The Daily Dish

The Replacement, Rebuilding, Reconstituting, Reviving, Restoring, Remaking or Whatever of Obamacare Begins

A new report released this week finds that 55,710 U.S. bridges are “structurally deficient.” The report was released by the American Road & Transportation Builders Association (ARTBA) and it found that last year vehicles crossed these structurally deficient bridges close to 185 million times per day. The report went on to find that while the number of structurally deficient bridges decreased compared to 2015, it did so at a rate of only .5 percent. The report concluded that it would take more than twenty years to bring all the structurally deficient bridges up to par if the current pace of repairing and replacing these bridges is maintained.

The Internal Revenue Service (IRS) announced that they will accept tax forms this tax season that are missing the answer to the health insurance question. In the past, if a person did not indicate whether or not they had health insurance during the previous year, their tax form was rejected. The IRS cited President Trump’s executive order, which directed agencies to “reduce potential burden” when deciding how to enforce Obamacare regulations, for this change in policy. While taxpayers will not be required to indicate their previous year’s health insurance status, the IRS stated the mandate remains in place and those who did not have insurance are still required to pay a penalty.

Eakinomics: The Replacement, Rebuilding, Reconstituting, Reviving, Restoring, Remaking or Whatever of Obamacare Begins

Yesterday, the Department of Health and Human Services (HHS), now led by Secretary Tom Price, issued a new rule. Now, in and of itself HHS issuing a rule is hardly news. During the Obama Administration, it finalized 274 rules — about one every week and a half — at a total cost of $71 billion. What was unusual was that it came out on a Wednesday morning; the Obama approach was to dump rules out late on Friday evenings.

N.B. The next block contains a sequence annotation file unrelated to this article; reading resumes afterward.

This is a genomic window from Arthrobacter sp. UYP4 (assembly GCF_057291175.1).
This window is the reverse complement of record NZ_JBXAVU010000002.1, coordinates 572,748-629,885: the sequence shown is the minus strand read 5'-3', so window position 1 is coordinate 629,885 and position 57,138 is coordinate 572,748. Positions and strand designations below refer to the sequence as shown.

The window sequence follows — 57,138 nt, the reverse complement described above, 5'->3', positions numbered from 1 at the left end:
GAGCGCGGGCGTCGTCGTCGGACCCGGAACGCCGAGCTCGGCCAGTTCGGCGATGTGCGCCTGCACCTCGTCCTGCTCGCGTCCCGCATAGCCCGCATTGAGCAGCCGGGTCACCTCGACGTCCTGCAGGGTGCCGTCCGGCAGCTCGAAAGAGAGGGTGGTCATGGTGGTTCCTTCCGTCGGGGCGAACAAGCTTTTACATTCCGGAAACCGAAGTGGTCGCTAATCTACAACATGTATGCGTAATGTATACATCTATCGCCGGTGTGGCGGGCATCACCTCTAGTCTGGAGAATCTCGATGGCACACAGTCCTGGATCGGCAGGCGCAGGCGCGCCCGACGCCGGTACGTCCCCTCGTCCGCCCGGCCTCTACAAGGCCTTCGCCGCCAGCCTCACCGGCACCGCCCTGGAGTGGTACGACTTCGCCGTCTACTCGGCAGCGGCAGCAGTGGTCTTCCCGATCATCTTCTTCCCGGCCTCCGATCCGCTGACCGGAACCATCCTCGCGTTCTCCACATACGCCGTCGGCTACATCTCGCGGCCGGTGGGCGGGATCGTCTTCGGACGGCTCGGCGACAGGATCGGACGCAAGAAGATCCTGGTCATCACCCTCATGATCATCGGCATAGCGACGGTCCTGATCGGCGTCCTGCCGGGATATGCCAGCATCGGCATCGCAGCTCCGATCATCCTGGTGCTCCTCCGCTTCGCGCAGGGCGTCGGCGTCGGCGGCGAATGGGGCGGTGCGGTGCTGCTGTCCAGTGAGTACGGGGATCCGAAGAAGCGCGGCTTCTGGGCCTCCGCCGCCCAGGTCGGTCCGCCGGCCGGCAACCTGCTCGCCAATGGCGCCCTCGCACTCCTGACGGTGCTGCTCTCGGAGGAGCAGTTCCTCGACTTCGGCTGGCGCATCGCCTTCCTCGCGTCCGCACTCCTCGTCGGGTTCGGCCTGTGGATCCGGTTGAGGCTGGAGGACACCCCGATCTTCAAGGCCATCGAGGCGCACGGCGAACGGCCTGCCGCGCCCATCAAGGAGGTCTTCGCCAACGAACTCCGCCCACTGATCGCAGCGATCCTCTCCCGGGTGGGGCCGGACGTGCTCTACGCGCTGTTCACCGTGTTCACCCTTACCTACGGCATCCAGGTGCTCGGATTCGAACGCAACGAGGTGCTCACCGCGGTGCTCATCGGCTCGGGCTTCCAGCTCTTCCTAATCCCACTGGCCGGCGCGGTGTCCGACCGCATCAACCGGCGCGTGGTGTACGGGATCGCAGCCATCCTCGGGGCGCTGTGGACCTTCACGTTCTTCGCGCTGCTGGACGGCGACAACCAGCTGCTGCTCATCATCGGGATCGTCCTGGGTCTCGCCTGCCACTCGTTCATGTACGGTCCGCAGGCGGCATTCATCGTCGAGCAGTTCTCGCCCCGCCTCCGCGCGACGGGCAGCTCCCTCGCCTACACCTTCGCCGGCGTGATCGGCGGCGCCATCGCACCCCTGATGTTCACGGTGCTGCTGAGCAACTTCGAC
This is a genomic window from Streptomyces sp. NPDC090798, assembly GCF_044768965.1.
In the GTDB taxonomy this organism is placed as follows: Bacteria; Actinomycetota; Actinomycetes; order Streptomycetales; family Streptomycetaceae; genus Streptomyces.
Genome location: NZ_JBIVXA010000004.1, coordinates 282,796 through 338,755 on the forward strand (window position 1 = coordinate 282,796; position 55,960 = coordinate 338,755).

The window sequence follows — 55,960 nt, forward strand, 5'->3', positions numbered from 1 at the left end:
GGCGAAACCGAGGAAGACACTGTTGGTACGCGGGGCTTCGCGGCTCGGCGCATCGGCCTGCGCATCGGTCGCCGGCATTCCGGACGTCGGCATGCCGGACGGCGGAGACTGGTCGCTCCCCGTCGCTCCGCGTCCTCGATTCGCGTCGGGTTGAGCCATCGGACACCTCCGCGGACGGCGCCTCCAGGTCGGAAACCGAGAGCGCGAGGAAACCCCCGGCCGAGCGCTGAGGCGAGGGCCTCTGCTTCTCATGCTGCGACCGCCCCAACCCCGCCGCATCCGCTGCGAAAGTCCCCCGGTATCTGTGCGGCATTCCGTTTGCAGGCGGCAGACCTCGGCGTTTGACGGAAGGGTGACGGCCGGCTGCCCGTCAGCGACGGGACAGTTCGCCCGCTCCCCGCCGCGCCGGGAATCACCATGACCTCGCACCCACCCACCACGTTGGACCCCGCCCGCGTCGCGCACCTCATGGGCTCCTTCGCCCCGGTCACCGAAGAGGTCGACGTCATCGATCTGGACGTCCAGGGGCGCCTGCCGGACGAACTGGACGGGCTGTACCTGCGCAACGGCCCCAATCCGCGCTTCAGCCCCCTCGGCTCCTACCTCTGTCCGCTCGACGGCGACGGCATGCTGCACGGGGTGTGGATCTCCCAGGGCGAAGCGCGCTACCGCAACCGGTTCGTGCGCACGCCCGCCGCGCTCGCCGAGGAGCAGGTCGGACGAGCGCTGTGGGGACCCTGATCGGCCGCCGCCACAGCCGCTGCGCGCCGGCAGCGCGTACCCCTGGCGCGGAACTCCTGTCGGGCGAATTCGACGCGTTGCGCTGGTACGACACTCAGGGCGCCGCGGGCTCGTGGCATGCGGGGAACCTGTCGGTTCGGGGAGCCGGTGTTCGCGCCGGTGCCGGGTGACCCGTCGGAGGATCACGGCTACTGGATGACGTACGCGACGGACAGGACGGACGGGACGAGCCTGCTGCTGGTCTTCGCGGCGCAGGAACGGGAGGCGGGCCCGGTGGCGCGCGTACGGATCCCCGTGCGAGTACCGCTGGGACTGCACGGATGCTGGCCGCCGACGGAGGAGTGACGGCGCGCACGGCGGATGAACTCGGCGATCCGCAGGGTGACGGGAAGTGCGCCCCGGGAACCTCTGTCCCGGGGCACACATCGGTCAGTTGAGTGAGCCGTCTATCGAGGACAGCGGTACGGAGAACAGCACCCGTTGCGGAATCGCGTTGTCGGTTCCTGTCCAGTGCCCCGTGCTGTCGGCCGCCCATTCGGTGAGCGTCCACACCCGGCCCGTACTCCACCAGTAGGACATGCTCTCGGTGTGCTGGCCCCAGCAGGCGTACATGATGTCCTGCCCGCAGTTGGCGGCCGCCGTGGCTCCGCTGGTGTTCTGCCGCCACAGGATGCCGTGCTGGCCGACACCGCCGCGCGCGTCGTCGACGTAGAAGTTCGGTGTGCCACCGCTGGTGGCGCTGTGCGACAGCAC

The other big difference was that this rule will be helpful. The so-called Market Stabilization Rule is a collection of common-sense changes to the operation of the ACA exchanges that will reduce the propensity for unexpected and expensive beneficiaries to materialize, run up costs, and then fail to finish paying their premiums. The result has been the widely-documented ever-upward pressure on premiums.

The rule changes are relatively modest and unexciting. For example, the open enrollment period will be shortened from November 1 to January 31, to November 1 to December 15 — something that was slated to happen in 2019 anyway.  This reduces somewhat the number of people who discover they have a costly condition late in enrollment, sign up for insurance, and make the risk pool more costly. Similarly, on special enrollment periods — the ability to buy insurance outside of open enrollment due to special circumstances — HHS will now verify eligibility prior to enrolling individuals through healthcare.gov — a pretty sensible thing to do that limits people from buying insurance only when they need costly services.

At the other end of the transaction, people will have to pay for their insurance. A problem has been people buying insurance, using 12 months of health services, but taking advantage of the 90-day grace period provision to allow them to stop paying premiums for the final three months. Until today, insurers had no choice but to let them re-enroll even though they had been stiffed. The rule guarantees that the individual can re-enroll, but insurers will be able to require individuals pay any debt owed from previous nonpayment of premiums.

There are other modest changes in the valuation of benefits and evaluation of the adequacy of health services networks.

All told, the HHS actions represent a signal to insurers that the Administration does not intend to let the individual markets simply melt down. However, by themselves these provisions are not enough to do the job. It will require additional, legislative, actions by the House and Senate to stabilize the markets. These efforts have a natural place in the repeal and replace agenda being pursued on Capitol Hill.

Disclaimer

Fact of the Day

Consumers have a difficult time understanding the value of high deductible health plans. In an experiment, 55 percent of participants chose a plan that was guaranteed to be more costly in order to avoid high deductibles.